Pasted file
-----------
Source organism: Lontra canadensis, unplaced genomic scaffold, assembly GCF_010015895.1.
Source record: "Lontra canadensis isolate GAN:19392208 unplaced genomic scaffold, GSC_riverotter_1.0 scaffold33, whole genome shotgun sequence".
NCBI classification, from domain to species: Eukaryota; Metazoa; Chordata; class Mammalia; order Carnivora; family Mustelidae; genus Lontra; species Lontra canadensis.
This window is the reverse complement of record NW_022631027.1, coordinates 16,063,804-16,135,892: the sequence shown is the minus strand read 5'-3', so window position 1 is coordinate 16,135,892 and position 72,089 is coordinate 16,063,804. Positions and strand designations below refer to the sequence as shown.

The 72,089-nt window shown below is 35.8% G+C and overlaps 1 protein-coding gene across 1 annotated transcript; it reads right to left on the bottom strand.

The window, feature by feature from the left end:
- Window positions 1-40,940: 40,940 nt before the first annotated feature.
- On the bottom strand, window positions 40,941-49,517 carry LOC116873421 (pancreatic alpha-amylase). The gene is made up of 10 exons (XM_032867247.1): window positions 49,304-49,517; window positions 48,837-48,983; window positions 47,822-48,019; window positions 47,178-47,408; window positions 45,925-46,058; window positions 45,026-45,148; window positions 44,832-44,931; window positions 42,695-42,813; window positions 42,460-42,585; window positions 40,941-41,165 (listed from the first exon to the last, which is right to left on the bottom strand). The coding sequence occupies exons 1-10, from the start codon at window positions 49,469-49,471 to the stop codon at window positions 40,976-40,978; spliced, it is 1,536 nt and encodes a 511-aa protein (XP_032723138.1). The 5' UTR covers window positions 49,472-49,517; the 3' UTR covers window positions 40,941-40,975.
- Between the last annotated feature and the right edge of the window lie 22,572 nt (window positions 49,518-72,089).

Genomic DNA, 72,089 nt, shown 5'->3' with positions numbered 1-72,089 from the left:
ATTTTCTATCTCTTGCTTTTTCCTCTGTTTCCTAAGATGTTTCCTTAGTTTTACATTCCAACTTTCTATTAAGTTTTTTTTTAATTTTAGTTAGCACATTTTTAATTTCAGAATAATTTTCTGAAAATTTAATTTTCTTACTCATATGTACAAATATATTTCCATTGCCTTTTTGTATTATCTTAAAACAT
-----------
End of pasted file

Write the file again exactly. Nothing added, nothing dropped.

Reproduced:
Source organism: Lontra canadensis, unplaced genomic scaffold, assembly GCF_010015895.1.
Source record: "Lontra canadensis isolate GAN:19392208 unplaced genomic scaffold, GSC_riverotter_1.0 scaffold33, whole genome shotgun sequence".
NCBI classification, from domain to species: Eukaryota; Metazoa; Chordata; class Mammalia; order Carnivora; family Mustelidae; genus Lontra; species Lontra canadensis.
This window is the reverse complement of record NW_022631027.1, coordinates 16,063,804-16,135,892: the sequence shown is the minus strand read 5'-3', so window position 1 is coordinate 16,135,892 and position 72,089 is coordinate 16,063,804. Positions and strand designations below refer to the sequence as shown.

The 72,089-nt window shown below is 35.8% G+C and overlaps 1 protein-coding gene across 1 annotated transcript; it reads right to left on the bottom strand.

The window, feature by feature from the left end:
- Window positions 1-40,940: 40,940 nt before the first annotated feature.
- On the bottom strand, window positions 40,941-49,517 carry LOC116873421 (pancreatic alpha-amylase). The gene is made up of 10 exons (XM_032867247.1): window positions 49,304-49,517; window positions 48,837-48,983; window positions 47,822-48,019; window positions 47,178-47,408; window positions 45,925-46,058; window positions 45,026-45,148; window positions 44,832-44,931; window positions 42,695-42,813; window positions 42,460-42,585; window positions 40,941-41,165 (listed from the first exon to the last, which is right to left on the bottom strand). The coding sequence occupies exons 1-10, from the start codon at window positions 49,469-49,471 to the stop codon at window positions 40,976-40,978; spliced, it is 1,536 nt and encodes a 511-aa protein (XP_032723138.1). The 5' UTR covers window positions 49,472-49,517; the 3' UTR covers window positions 40,941-40,975.
- Between the last annotated feature and the right edge of the window lie 22,572 nt (window positions 49,518-72,089).

Genomic DNA, 72,089 nt, shown 5'->3' with positions numbered 1-72,089 from the left:
ATTTTCTATCTCTTGCTTTTTCCTCTGTTTCCTAAGATGTTTCCTTAGTTTTACATTCCAACTTTCTATTAAGTTTTTTTTTAATTTTAGTTAGCACATTTTTAATTTCAGAATAATTTTCTGAAAATTTAATTTTCTTACTCATATGTACAAATATATTTCCATTGCCTTTTTGTATTATCTTAAAACAT